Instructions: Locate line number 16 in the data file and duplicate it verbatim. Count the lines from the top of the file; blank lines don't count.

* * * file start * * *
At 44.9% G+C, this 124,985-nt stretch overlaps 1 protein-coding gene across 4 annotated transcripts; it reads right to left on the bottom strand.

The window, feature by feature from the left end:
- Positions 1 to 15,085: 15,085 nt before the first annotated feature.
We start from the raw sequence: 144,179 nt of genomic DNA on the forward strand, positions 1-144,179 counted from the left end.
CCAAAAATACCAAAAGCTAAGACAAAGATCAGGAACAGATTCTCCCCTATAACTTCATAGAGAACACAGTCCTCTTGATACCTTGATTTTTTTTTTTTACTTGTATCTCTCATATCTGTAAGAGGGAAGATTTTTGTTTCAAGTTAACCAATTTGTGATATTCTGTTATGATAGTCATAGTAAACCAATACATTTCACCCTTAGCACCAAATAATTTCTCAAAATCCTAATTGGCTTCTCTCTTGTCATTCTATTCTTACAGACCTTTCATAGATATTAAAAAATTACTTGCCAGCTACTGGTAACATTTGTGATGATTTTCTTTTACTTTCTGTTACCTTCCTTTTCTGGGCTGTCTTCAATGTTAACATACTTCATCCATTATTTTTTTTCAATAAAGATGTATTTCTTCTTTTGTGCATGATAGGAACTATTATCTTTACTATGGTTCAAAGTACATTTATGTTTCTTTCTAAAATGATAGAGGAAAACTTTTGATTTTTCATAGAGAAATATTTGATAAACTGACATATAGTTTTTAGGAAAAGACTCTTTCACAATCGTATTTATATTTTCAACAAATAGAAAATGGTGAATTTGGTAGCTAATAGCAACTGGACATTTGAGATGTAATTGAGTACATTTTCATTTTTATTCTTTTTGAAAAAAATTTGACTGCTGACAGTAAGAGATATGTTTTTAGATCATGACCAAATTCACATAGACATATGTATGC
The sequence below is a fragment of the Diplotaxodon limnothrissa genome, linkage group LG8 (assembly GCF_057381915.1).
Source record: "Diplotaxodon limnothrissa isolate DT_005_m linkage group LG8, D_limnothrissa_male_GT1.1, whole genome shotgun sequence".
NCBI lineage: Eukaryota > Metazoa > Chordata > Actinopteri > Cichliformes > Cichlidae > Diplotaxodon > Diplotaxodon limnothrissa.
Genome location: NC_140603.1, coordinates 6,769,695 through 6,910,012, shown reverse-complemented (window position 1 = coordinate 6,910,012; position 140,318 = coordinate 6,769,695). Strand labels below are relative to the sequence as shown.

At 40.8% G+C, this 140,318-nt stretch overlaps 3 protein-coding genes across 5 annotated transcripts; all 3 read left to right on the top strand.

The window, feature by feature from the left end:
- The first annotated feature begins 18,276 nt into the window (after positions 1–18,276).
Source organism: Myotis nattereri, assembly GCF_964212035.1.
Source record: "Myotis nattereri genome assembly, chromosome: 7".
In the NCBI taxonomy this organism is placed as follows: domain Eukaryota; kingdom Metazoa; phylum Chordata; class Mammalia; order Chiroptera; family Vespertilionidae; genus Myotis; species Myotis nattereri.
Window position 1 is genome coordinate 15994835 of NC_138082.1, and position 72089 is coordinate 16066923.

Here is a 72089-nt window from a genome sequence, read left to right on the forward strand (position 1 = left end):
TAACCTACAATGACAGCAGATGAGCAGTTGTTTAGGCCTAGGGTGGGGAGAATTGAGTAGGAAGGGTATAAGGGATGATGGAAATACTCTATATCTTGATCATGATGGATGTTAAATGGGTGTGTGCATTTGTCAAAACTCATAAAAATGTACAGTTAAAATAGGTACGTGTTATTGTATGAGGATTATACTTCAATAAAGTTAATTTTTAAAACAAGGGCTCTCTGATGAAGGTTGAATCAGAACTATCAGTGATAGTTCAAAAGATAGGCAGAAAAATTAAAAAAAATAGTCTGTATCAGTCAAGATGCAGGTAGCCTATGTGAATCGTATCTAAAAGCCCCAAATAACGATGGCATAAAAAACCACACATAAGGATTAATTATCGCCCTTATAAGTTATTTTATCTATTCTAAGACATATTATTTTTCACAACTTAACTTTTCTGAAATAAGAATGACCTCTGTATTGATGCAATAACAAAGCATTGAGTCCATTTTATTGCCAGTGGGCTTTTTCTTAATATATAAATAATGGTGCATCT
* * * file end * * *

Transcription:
Window position 1 is genome coordinate 15994835 of NC_138082.1, and position 72089 is coordinate 16066923.